Pin It

Painter JanyRae Seda is Mesa Verde National Park’s Next Artist in Residence

Studio and impressionist painter JanyRae Seda of Boise, Idaho, will be Mesa Verde’s next Artist in Residence from September 17 through 29, and will offer two programs.

“Explore Mesa Verde with a sketchbook” – Thursday, September 27, 1:00-3:00 p.m. Meet at the Chapin Mesa Archeological Museum Lobby. JanyRae will lead visitors on a hike to visit some of the places that inspire her work, talk about process, and do a series of quick, creative sketches of key locations. This program is free to the public. Space is limited to 10 participants, and children must be accompanied by an adult. Materials provided.

“Plein Air in Mancos.” Saturday, September 22, 10:00 a.m. - 4:00 p.m. Meet at the Mancos Makers Space next to the river by the library and plan to explore the community on foot and with paintbrush in hand. There is a fee for this workshop. Register on-line through Mancos School of the West A materials fee will be collected at the class.

JanyRae Seda, a 4th generation Idahoan, loves to paint the western sky and landscape. She has always enjoyed creating with paper and pencil, spending countless hours imagining and drawing as a child. JanyRae states, “I am always looking for a balance between my experience with the environment and the physical reality of paint on canvas. I believe the marks, strokes and gestures of paint express the forces of nature, vibrancy, and power.” During her residency, she plans to create an oil painting series to explore the fragmentary and partial way in which we experience natural landscapes, systems, and processes. JanyRae’s style uses thick bold paint to illustrate the vibrancy and power of Mesa Verde as a living link between past and present. As a member of Preservation Idaho, a statewide non-profit, she hopes to further illustrate how this land and its heritage need to be preserved for future generations.

After graduating with a BFA from the University of Idaho, JanyRae had multiple careers while raising three children. She is the winner of numerous awards, and has experience as artist in residence in public lands throughout the West. She purchased her 1895 house/studio in Boise five years ago, where upwards of a 100 oil paintings are done each year.

Mesa Verde National Park’s Artist-in-Residence (AIR) program provides professional artists the opportunity to become part of a long established tradition of artists creating art in our national parks. The AIR program is managed for the park by the nonprofit Mesa Verde Museum Association. Learn more at and at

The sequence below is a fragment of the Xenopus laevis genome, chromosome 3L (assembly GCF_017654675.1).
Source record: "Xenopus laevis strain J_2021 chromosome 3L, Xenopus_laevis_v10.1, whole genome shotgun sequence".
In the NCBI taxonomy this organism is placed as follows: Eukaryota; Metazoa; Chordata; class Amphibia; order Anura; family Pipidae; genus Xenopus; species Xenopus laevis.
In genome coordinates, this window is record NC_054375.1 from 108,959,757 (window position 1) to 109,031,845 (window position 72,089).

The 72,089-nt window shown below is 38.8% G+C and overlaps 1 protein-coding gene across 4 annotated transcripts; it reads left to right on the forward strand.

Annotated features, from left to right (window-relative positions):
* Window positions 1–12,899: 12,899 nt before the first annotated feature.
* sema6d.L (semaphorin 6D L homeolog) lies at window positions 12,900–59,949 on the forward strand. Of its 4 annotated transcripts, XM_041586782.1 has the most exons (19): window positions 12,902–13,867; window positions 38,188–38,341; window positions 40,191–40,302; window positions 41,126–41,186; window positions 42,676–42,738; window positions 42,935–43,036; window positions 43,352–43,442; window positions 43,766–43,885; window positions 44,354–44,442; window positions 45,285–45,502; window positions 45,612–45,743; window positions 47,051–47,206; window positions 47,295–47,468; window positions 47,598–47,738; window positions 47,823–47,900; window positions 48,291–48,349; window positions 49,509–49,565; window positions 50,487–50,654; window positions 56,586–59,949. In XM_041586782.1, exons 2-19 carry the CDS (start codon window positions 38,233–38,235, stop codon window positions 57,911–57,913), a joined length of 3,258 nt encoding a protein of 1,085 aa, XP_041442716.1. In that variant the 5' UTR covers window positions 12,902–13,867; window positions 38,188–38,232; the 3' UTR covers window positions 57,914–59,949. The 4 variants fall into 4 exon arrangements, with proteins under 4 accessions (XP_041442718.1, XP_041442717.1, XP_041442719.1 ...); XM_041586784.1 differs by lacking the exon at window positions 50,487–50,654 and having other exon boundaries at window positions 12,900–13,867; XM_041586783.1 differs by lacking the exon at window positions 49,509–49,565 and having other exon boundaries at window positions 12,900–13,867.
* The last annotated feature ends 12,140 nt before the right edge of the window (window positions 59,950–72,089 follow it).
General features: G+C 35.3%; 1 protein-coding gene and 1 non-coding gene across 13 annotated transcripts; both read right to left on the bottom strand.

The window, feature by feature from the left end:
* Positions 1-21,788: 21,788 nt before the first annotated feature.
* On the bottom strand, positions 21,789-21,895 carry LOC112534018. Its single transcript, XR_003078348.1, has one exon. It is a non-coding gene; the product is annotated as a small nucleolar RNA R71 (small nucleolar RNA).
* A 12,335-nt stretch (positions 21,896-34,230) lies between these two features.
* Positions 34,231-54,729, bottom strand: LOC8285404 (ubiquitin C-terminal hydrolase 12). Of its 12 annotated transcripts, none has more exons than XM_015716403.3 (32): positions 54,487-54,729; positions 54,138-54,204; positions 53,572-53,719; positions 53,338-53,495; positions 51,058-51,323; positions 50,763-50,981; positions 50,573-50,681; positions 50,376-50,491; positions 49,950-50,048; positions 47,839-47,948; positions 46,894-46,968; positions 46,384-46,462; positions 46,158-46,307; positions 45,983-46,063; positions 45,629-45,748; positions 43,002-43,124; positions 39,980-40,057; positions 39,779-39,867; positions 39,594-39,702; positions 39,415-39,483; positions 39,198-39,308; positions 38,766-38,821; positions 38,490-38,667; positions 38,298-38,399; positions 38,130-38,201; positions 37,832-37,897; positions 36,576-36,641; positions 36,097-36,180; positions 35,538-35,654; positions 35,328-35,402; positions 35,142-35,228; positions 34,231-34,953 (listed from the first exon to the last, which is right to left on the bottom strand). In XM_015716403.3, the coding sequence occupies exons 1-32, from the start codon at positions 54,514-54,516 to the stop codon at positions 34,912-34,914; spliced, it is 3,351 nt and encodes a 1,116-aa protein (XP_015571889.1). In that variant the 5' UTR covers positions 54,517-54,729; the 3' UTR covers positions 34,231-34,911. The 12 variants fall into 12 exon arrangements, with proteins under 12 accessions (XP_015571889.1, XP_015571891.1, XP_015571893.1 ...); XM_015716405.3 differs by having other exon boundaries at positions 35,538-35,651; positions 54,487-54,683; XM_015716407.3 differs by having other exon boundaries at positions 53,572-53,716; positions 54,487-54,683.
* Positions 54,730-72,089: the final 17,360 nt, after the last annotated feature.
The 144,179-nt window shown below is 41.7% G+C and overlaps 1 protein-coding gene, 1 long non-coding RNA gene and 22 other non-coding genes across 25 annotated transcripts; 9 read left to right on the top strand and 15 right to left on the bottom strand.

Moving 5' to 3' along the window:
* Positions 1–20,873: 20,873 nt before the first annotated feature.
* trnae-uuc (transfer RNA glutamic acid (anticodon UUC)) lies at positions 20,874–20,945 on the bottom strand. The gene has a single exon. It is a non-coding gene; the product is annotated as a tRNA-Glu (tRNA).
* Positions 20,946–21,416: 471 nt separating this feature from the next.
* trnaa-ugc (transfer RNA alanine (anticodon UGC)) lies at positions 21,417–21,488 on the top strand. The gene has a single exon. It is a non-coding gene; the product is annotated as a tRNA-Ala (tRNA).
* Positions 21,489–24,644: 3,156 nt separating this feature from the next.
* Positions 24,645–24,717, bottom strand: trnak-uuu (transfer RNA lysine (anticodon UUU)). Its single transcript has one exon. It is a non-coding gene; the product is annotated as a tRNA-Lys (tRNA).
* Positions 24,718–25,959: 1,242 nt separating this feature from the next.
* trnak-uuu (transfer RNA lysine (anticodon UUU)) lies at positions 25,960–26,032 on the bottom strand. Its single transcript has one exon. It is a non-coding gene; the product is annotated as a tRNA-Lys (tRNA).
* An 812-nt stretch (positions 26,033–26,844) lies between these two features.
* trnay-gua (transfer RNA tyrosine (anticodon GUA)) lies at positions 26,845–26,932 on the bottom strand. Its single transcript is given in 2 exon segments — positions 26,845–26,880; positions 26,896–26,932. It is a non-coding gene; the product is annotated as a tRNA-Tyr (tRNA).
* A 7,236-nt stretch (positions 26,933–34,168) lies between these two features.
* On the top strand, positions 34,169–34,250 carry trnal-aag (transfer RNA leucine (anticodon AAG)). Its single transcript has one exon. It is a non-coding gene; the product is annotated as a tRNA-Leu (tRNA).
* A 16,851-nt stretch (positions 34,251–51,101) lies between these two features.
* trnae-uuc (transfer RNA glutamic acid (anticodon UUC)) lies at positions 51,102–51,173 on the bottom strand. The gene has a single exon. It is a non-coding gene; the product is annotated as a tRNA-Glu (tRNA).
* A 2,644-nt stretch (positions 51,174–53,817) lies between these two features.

About the National Park Service. More than 20,000 National Park Service employees care for America’s 417 national parks and work with communities across the nation to help preserve local history and create close-to-home recreational opportunities. Learn more at


“The Origins of the Chapin Mesa Archeological Museum”

Mesa Verde, CO:  Dr. Tara Travis, Supervisory Museum Curator at Mesa Verde National Park, will present “The Origins of the Chapin Mesa Archeological Museum” Friday, September 21st, at 7:00 pm at the Chapin Mesa Museum, Mesa Verde National Park. Come and explore the benefactors and influences on one of the National Park Service’s earliest museums. This program is part of the 2018 Four Corner Lecture Series and is free and open to the public.

Did you know that the Chapin Mesa Museum opened its doors in 1925? Or that its early benefactors included auto adventurer Stella M. Leviston and philanthropist John D. Rockefeller Jr.? What did Jesse L. Nusbaum and John D. Rockefeller Jr. envision for exhibits? Come and explore the benefactors, the architecture, and the Santa Fe connection to one of the Four Corner’s most intriguing historic buildings.

Dr. Tara Travis has worked as a public historian in the NPS for over 20 years including the Office of Indian Affairs, Intermountain Region, and Canyon de Chelly National Monument. She began her museum career working at the Indian Arts Research Center, School of Advanced Research, Santa Fe, New Mexico. She is interested in the intersections of art, architecture, cultural landscapes and comparative culture heritage. Dr. Travis has a B.A. degree in Art History from Northern Arizona University, a M.S. degree in Architectural Studies from the University of Texas at Austin; and a PhD in History from Arizona State University with concentrations in twentieth-century United States, American Indian History, and Public History.

The Four Corners Lecture Series features presentations about the archaeology, current Native American cultures, history, and natural resources of this spectacular area. All programs are free and open to the public.

The Four Corners Lecture Series is sponsored by ARAMARK Parks and Destinations; Edge of the Cedars; Friends of Cedar Mesa; Canyon Country Discovery Center; San Juan Basin Archaeological Society; Hisatsinom Chapter Colorado Archaeological Society; Crow Canyon Archaeological Center; Cortez Public Library, KSJD Dryland Community Radio; National Park Service; Bureau of Land Management; Mesa Verde Museum Association; Fort Lewis College Office of the President, Department of Anthropology and Center of Southwest Studies. For a list of other programs in the series, go to or


More than 20,000 National Park Service employees care for America’s 417 national parks and work with communities across the nation to help preserve local history and create close-to-home recreational opportunities. Learn more at